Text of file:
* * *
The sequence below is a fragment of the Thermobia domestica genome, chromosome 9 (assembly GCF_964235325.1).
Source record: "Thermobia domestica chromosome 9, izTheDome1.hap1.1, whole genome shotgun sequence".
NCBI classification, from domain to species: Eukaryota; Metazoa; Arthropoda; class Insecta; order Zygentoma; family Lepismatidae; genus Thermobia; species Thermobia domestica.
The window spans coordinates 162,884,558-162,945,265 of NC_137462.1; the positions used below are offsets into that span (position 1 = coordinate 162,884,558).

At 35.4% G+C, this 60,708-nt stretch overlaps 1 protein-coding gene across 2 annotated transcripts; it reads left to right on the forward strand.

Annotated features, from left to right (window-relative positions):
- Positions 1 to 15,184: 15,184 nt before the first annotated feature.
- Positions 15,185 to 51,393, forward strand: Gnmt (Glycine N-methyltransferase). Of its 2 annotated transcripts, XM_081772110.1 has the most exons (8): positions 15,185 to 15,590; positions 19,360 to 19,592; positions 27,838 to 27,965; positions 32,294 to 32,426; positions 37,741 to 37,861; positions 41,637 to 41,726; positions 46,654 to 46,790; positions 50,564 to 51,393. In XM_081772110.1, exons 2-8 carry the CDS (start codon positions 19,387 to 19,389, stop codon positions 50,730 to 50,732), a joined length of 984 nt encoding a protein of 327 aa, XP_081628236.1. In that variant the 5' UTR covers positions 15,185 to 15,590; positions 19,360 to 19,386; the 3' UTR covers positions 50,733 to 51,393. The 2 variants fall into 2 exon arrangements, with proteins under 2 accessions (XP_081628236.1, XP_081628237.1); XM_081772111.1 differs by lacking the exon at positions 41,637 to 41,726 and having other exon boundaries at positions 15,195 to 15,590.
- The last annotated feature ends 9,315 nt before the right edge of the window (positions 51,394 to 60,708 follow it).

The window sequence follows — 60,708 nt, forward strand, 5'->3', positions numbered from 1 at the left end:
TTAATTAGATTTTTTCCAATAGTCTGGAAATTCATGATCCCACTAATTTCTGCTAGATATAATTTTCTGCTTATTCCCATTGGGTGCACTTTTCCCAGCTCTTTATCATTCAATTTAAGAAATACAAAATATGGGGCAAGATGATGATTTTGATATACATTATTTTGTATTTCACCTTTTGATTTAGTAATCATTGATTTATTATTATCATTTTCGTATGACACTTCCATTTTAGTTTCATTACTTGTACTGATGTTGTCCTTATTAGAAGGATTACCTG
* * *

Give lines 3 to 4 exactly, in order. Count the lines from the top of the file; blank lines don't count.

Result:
NCBI classification, from domain to species: Eukaryota; Metazoa; Arthropoda; class Insecta; order Zygentoma; family Lepismatidae; genus Thermobia; species Thermobia domestica.
The window spans coordinates 162,884,558-162,945,265 of NC_137462.1; the positions used below are offsets into that span (position 1 = coordinate 162,884,558).